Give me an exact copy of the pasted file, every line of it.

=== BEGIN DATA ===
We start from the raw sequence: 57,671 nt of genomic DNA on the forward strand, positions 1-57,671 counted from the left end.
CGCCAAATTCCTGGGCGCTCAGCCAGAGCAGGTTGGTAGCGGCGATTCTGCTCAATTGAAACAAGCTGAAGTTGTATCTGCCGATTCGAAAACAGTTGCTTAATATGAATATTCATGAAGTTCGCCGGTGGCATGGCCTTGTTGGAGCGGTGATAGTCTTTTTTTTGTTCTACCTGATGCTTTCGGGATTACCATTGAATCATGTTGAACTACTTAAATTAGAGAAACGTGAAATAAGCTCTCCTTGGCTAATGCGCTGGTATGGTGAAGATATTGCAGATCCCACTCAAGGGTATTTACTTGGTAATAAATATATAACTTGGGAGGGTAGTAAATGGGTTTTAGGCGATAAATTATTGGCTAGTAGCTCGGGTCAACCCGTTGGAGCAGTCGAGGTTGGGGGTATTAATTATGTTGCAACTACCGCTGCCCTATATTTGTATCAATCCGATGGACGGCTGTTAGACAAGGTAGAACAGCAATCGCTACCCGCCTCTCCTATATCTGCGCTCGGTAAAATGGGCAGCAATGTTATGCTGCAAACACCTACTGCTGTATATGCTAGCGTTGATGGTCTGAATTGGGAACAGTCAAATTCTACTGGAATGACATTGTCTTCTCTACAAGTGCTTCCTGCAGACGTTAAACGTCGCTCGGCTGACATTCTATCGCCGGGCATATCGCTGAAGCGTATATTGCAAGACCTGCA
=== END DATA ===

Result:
We start from the raw sequence: 57,671 nt of genomic DNA on the forward strand, positions 1-57,671 counted from the left end.
CGCCAAATTCCTGGGCGCTCAGCCAGAGCAGGTTGGTAGCGGCGATTCTGCTCAATTGAAACAAGCTGAAGTTGTATCTGCCGATTCGAAAACAGTTGCTTAATATGAATATTCATGAAGTTCGCCGGTGGCATGGCCTTGTTGGAGCGGTGATAGTCTTTTTTTTGTTCTACCTGATGCTTTCGGGATTACCATTGAATCATGTTGAACTACTTAAATTAGAGAAACGTGAAATAAGCTCTCCTTGGCTAATGCGCTGGTATGGTGAAGATATTGCAGATCCCACTCAAGGGTATTTACTTGGTAATAAATATATAACTTGGGAGGGTAGTAAATGGGTTTTAGGCGATAAATTATTGGCTAGTAGCTCGGGTCAACCCGTTGGAGCAGTCGAGGTTGGGGGTATTAATTATGTTGCAACTACCGCTGCCCTATATTTGTATCAATCCGATGGACGGCTGTTAGACAAGGTAGAACAGCAATCGCTACCCGCCTCTCCTATATCTGCGCTCGGTAAAATGGGCAGCAATGTTATGCTGCAAACACCTACTGCTGTATATGCTAGCGTTGATGGTCTGAATTGGGAACAGTCAAATTCTACTGGAATGACATTGTCTTCTCTACAAGTGCTTCCTGCAGACGTTAAACGTCGCTCGGCTGACATTCTATCGCCGGGCATATCGCTGAAGCGTATATTGCAAGACCTGCA